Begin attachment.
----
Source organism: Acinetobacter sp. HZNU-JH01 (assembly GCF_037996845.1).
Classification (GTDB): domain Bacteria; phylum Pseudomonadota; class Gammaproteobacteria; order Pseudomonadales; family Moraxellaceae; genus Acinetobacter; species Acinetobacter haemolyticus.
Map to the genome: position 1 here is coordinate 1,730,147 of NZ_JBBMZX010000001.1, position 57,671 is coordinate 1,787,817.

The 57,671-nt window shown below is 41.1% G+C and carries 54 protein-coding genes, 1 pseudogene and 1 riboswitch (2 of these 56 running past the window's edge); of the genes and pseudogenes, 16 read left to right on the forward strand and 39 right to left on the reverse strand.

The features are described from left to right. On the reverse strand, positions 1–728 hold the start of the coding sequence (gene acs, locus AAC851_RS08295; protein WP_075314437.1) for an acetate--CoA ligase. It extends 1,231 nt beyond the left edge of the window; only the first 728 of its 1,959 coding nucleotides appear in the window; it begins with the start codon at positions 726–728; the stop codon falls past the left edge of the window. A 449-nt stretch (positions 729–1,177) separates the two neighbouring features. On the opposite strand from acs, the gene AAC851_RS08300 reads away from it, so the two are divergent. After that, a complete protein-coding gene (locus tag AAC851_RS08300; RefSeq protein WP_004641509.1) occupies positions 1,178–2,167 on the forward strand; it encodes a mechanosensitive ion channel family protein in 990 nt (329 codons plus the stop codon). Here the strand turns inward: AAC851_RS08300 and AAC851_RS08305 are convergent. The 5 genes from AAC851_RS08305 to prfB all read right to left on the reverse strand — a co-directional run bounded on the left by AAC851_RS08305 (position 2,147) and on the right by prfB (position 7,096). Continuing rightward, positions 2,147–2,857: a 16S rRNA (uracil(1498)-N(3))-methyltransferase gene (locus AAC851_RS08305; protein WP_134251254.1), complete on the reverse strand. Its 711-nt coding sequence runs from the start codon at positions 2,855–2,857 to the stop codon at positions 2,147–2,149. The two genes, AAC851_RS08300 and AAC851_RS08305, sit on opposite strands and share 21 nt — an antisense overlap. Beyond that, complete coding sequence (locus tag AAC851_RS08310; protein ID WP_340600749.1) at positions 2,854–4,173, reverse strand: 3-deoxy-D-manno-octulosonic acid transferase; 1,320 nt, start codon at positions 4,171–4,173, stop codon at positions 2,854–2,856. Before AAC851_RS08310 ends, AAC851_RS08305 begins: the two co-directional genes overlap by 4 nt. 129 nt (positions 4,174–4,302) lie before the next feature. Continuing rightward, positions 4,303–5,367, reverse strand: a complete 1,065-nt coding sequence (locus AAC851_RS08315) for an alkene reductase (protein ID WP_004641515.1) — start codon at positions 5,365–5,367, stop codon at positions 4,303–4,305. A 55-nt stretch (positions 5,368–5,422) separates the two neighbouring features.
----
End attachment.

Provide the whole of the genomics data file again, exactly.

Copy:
Source organism: Acinetobacter sp. HZNU-JH01 (assembly GCF_037996845.1).
Classification (GTDB): domain Bacteria; phylum Pseudomonadota; class Gammaproteobacteria; order Pseudomonadales; family Moraxellaceae; genus Acinetobacter; species Acinetobacter haemolyticus.
Map to the genome: position 1 here is coordinate 1,730,147 of NZ_JBBMZX010000001.1, position 57,671 is coordinate 1,787,817.

The 57,671-nt window shown below is 41.1% G+C and carries 54 protein-coding genes, 1 pseudogene and 1 riboswitch (2 of these 56 running past the window's edge); of the genes and pseudogenes, 16 read left to right on the forward strand and 39 right to left on the reverse strand.

The features are described from left to right. On the reverse strand, positions 1–728 hold the start of the coding sequence (gene acs, locus AAC851_RS08295; protein WP_075314437.1) for an acetate--CoA ligase. It extends 1,231 nt beyond the left edge of the window; only the first 728 of its 1,959 coding nucleotides appear in the window; it begins with the start codon at positions 726–728; the stop codon falls past the left edge of the window. A 449-nt stretch (positions 729–1,177) separates the two neighbouring features. On the opposite strand from acs, the gene AAC851_RS08300 reads away from it, so the two are divergent. After that, a complete protein-coding gene (locus tag AAC851_RS08300; RefSeq protein WP_004641509.1) occupies positions 1,178–2,167 on the forward strand; it encodes a mechanosensitive ion channel family protein in 990 nt (329 codons plus the stop codon). Here the strand turns inward: AAC851_RS08300 and AAC851_RS08305 are convergent. The 5 genes from AAC851_RS08305 to prfB all read right to left on the reverse strand — a co-directional run bounded on the left by AAC851_RS08305 (position 2,147) and on the right by prfB (position 7,096). Continuing rightward, positions 2,147–2,857: a 16S rRNA (uracil(1498)-N(3))-methyltransferase gene (locus AAC851_RS08305; protein WP_134251254.1), complete on the reverse strand. Its 711-nt coding sequence runs from the start codon at positions 2,855–2,857 to the stop codon at positions 2,147–2,149. The two genes, AAC851_RS08300 and AAC851_RS08305, sit on opposite strands and share 21 nt — an antisense overlap. Beyond that, complete coding sequence (locus tag AAC851_RS08310; protein ID WP_340600749.1) at positions 2,854–4,173, reverse strand: 3-deoxy-D-manno-octulosonic acid transferase; 1,320 nt, start codon at positions 4,171–4,173, stop codon at positions 2,854–2,856. Before AAC851_RS08310 ends, AAC851_RS08305 begins: the two co-directional genes overlap by 4 nt. 129 nt (positions 4,174–4,302) lie before the next feature. Continuing rightward, positions 4,303–5,367, reverse strand: a complete 1,065-nt coding sequence (locus AAC851_RS08315) for an alkene reductase (protein ID WP_004641515.1) — start codon at positions 5,365–5,367, stop codon at positions 4,303–4,305. A 55-nt stretch (positions 5,368–5,422) separates the two neighbouring features.